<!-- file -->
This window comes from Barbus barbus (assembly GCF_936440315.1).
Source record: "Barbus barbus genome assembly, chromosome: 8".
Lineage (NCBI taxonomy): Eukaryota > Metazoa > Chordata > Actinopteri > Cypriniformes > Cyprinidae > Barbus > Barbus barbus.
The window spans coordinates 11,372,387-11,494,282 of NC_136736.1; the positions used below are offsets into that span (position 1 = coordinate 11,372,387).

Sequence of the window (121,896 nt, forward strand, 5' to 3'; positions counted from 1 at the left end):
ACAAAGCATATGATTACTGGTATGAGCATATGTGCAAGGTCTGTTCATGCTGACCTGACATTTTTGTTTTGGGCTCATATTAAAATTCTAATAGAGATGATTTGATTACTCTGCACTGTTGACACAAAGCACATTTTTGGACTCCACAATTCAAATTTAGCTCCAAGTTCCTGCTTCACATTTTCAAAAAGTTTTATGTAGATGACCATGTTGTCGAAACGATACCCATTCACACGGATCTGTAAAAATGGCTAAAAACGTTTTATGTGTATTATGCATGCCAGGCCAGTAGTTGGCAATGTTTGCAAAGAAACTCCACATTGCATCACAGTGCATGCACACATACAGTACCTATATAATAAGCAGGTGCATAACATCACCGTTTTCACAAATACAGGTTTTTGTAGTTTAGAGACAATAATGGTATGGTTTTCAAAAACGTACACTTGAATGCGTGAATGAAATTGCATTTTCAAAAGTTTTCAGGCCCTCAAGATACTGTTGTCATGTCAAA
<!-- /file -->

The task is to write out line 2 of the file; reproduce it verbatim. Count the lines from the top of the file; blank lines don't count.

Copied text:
Source record: "Barbus barbus genome assembly, chromosome: 8".